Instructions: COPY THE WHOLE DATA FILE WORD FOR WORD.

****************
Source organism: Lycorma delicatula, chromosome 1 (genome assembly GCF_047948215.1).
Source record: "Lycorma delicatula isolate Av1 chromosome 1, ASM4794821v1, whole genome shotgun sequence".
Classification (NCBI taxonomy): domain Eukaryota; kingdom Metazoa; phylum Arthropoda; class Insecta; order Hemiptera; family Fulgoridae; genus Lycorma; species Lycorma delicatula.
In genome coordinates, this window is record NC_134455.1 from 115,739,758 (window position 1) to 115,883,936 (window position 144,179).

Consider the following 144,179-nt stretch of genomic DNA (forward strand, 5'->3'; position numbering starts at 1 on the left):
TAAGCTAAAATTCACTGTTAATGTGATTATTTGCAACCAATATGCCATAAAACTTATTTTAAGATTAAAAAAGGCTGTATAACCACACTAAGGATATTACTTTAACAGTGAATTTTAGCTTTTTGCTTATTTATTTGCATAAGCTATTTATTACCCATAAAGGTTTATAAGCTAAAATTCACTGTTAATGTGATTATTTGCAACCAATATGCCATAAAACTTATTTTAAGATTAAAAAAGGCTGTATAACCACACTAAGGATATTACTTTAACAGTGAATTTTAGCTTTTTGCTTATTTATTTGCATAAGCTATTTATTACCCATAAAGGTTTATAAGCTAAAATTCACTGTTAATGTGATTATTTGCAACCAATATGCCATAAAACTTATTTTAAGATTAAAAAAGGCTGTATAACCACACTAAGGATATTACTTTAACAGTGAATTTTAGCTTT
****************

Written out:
Source organism: Lycorma delicatula, chromosome 1 (genome assembly GCF_047948215.1).
Source record: "Lycorma delicatula isolate Av1 chromosome 1, ASM4794821v1, whole genome shotgun sequence".
Classification (NCBI taxonomy): domain Eukaryota; kingdom Metazoa; phylum Arthropoda; class Insecta; order Hemiptera; family Fulgoridae; genus Lycorma; species Lycorma delicatula.
In genome coordinates, this window is record NC_134455.1 from 115,739,758 (window position 1) to 115,883,936 (window position 144,179).

Consider the following 144,179-nt stretch of genomic DNA (forward strand, 5'->3'; position numbering starts at 1 on the left):
TAAGCTAAAATTCACTGTTAATGTGATTATTTGCAACCAATATGCCATAAAACTTATTTTAAGATTAAAAAAGGCTGTATAACCACACTAAGGATATTACTTTAACAGTGAATTTTAGCTTTTTGCTTATTTATTTGCATAAGCTATTTATTACCCATAAAGGTTTATAAGCTAAAATTCACTGTTAATGTGATTATTTGCAACCAATATGCCATAAAACTTATTTTAAGATTAAAAAAGGCTGTATAACCACACTAAGGATATTACTTTAACAGTGAATTTTAGCTTTTTGCTTATTTATTTGCATAAGCTATTTATTACCCATAAAGGTTTATAAGCTAAAATTCACTGTTAATGTGATTATTTGCAACCAATATGCCATAAAACTTATTTTAAGATTAAAAAAGGCTGTATAACCACACTAAGGATATTACTTTAACAGTGAATTTTAGCTTT